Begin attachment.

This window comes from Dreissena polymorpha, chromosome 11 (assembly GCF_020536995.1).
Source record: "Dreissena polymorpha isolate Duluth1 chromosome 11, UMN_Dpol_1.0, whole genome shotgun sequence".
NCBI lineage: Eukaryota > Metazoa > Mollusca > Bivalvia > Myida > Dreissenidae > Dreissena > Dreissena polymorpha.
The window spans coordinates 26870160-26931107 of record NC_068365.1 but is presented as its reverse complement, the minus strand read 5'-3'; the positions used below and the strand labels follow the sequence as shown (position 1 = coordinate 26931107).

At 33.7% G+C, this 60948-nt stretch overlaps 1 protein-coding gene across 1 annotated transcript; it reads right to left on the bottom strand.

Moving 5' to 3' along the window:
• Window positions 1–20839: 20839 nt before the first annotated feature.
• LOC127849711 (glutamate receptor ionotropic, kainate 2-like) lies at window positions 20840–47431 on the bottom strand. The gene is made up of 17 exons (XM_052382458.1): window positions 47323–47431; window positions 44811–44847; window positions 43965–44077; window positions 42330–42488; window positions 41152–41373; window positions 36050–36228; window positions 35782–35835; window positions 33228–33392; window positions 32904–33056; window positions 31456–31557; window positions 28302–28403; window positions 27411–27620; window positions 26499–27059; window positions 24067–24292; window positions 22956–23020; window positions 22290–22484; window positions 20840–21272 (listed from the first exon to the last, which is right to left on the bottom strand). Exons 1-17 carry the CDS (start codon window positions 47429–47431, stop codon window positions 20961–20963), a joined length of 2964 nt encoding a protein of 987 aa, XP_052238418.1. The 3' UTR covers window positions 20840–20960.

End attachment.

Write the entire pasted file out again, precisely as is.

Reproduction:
This window comes from Dreissena polymorpha, chromosome 11 (assembly GCF_020536995.1).
Source record: "Dreissena polymorpha isolate Duluth1 chromosome 11, UMN_Dpol_1.0, whole genome shotgun sequence".
NCBI lineage: Eukaryota > Metazoa > Mollusca > Bivalvia > Myida > Dreissenidae > Dreissena > Dreissena polymorpha.
The window spans coordinates 26870160-26931107 of record NC_068365.1 but is presented as its reverse complement, the minus strand read 5'-3'; the positions used below and the strand labels follow the sequence as shown (position 1 = coordinate 26931107).

At 33.7% G+C, this 60948-nt stretch overlaps 1 protein-coding gene across 1 annotated transcript; it reads right to left on the bottom strand.

Moving 5' to 3' along the window:
• Window positions 1–20839: 20839 nt before the first annotated feature.
• LOC127849711 (glutamate receptor ionotropic, kainate 2-like) lies at window positions 20840–47431 on the bottom strand. The gene is made up of 17 exons (XM_052382458.1): window positions 47323–47431; window positions 44811–44847; window positions 43965–44077; window positions 42330–42488; window positions 41152–41373; window positions 36050–36228; window positions 35782–35835; window positions 33228–33392; window positions 32904–33056; window positions 31456–31557; window positions 28302–28403; window positions 27411–27620; window positions 26499–27059; window positions 24067–24292; window positions 22956–23020; window positions 22290–22484; window positions 20840–21272 (listed from the first exon to the last, which is right to left on the bottom strand). Exons 1-17 carry the CDS (start codon window positions 47429–47431, stop codon window positions 20961–20963), a joined length of 2964 nt encoding a protein of 987 aa, XP_052238418.1. The 3' UTR covers window positions 20840–20960.